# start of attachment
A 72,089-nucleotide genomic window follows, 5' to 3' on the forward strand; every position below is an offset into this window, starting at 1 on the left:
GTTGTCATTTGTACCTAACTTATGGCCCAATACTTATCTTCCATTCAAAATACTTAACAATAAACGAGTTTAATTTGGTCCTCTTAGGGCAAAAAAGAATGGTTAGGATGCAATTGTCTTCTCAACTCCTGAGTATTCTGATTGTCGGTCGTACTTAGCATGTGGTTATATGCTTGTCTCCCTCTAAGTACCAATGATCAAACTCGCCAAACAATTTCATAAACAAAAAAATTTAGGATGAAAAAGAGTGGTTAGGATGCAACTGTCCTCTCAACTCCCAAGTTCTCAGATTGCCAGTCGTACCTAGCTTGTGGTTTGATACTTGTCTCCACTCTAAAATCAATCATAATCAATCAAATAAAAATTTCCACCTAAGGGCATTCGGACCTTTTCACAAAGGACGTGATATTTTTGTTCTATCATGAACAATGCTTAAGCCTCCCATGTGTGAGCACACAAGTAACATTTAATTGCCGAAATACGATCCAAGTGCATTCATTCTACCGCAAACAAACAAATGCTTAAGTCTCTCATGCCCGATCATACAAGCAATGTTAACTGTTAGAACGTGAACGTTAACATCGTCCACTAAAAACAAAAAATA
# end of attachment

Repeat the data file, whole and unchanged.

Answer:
A 72,089-nucleotide genomic window follows, 5' to 3' on the forward strand; every position below is an offset into this window, starting at 1 on the left:
GTTGTCATTTGTACCTAACTTATGGCCCAATACTTATCTTCCATTCAAAATACTTAACAATAAACGAGTTTAATTTGGTCCTCTTAGGGCAAAAAAGAATGGTTAGGATGCAATTGTCTTCTCAACTCCTGAGTATTCTGATTGTCGGTCGTACTTAGCATGTGGTTATATGCTTGTCTCCCTCTAAGTACCAATGATCAAACTCGCCAAACAATTTCATAAACAAAAAAATTTAGGATGAAAAAGAGTGGTTAGGATGCAACTGTCCTCTCAACTCCCAAGTTCTCAGATTGCCAGTCGTACCTAGCTTGTGGTTTGATACTTGTCTCCACTCTAAAATCAATCATAATCAATCAAATAAAAATTTCCACCTAAGGGCATTCGGACCTTTTCACAAAGGACGTGATATTTTTGTTCTATCATGAACAATGCTTAAGCCTCCCATGTGTGAGCACACAAGTAACATTTAATTGCCGAAATACGATCCAAGTGCATTCATTCTACCGCAAACAAACAAATGCTTAAGTCTCTCATGCCCGATCATACAAGCAATGTTAACTGTTAGAACGTGAACGTTAACATCGTCCACTAAAAACAAAAAATA